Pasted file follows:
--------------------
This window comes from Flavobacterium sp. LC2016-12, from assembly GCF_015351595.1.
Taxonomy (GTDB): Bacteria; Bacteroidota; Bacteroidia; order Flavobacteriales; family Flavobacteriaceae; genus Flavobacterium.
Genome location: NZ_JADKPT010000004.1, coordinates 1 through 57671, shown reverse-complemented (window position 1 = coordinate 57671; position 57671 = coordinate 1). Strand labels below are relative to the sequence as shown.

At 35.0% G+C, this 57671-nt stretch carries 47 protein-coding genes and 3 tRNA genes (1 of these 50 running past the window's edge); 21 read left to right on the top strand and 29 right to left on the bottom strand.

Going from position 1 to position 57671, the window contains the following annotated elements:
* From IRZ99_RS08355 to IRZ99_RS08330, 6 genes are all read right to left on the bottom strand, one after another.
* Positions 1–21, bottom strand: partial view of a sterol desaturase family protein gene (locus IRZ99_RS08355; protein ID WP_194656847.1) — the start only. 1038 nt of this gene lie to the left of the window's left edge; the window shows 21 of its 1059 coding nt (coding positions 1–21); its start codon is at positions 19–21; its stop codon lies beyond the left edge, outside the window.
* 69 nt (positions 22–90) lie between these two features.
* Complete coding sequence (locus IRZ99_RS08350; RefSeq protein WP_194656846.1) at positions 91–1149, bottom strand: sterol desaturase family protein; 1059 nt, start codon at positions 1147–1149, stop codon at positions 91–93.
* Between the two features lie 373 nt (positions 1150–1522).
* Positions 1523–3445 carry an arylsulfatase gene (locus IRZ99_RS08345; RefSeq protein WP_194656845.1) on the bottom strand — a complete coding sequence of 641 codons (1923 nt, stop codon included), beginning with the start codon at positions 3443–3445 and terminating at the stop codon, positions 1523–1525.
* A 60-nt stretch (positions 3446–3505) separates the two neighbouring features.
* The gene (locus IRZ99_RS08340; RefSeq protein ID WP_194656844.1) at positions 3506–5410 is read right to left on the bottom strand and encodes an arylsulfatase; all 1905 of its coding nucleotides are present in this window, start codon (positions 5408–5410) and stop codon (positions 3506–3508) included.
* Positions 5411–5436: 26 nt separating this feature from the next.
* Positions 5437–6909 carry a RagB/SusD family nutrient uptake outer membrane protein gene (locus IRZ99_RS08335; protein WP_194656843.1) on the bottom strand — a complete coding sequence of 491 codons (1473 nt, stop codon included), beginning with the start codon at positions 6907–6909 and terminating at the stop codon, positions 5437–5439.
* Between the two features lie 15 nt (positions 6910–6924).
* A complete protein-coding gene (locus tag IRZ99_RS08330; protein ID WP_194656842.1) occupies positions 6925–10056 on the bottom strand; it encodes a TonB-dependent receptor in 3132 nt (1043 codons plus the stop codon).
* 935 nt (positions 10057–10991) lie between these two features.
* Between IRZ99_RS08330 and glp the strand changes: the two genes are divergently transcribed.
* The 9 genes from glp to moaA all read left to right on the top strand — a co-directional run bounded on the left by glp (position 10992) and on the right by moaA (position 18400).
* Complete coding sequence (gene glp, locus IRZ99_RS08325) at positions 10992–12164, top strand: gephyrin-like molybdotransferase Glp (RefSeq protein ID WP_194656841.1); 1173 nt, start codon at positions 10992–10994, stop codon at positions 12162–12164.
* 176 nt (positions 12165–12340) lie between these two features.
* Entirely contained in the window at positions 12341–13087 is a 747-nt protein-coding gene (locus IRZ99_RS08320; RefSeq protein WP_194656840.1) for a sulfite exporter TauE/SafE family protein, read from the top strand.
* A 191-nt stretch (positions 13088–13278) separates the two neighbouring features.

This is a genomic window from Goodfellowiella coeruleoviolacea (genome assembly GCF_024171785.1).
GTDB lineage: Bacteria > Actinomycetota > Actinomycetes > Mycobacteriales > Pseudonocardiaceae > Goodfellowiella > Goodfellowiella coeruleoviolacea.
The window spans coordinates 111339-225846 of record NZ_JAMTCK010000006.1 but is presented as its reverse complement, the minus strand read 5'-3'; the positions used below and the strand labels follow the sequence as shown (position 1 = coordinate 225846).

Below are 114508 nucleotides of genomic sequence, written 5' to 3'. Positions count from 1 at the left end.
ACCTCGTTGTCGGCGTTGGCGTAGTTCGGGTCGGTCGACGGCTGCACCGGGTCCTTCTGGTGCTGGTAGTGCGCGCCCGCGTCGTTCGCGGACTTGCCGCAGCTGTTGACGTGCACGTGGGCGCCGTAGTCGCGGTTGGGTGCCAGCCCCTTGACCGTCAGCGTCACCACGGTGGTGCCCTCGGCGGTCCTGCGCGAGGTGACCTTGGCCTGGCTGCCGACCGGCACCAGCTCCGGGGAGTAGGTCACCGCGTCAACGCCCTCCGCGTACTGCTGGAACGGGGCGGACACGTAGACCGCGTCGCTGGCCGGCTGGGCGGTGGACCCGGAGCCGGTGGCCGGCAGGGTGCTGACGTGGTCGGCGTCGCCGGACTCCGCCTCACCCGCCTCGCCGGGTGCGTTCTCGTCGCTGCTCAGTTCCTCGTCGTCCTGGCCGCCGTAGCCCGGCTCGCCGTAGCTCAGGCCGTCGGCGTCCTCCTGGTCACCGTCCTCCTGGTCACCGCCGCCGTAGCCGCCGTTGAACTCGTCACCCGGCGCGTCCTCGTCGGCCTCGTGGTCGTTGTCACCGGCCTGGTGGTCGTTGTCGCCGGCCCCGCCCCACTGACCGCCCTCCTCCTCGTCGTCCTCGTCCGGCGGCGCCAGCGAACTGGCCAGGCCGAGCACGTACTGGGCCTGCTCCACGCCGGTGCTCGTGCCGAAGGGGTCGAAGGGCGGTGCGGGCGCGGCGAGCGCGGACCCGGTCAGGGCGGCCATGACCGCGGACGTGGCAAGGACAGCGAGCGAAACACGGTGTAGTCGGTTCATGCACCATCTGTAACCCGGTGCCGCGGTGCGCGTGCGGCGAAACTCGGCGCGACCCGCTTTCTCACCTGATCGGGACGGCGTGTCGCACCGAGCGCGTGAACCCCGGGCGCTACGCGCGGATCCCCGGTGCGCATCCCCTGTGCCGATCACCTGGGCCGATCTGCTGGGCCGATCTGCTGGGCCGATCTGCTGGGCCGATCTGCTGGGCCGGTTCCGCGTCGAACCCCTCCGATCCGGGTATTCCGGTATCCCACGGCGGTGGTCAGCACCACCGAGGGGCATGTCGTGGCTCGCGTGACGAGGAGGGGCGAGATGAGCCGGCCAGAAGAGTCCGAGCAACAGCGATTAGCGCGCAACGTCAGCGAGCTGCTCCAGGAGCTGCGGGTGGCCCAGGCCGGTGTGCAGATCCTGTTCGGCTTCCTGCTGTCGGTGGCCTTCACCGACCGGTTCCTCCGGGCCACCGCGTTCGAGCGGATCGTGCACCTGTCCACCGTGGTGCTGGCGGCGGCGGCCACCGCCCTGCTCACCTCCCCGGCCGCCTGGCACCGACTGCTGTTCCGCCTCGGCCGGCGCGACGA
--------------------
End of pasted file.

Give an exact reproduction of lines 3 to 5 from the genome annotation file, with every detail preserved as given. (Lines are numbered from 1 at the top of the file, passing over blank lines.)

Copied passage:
Genome location: NZ_JADKPT010000004.1, coordinates 1 through 57671, shown reverse-complemented (window position 1 = coordinate 57671; position 57671 = coordinate 1). Strand labels below are relative to the sequence as shown.

At 35.0% G+C, this 57671-nt stretch carries 47 protein-coding genes and 3 tRNA genes (1 of these 50 running past the window's edge); 21 read left to right on the top strand and 29 right to left on the bottom strand.

Going from position 1 to position 57671, the window contains the following annotated elements: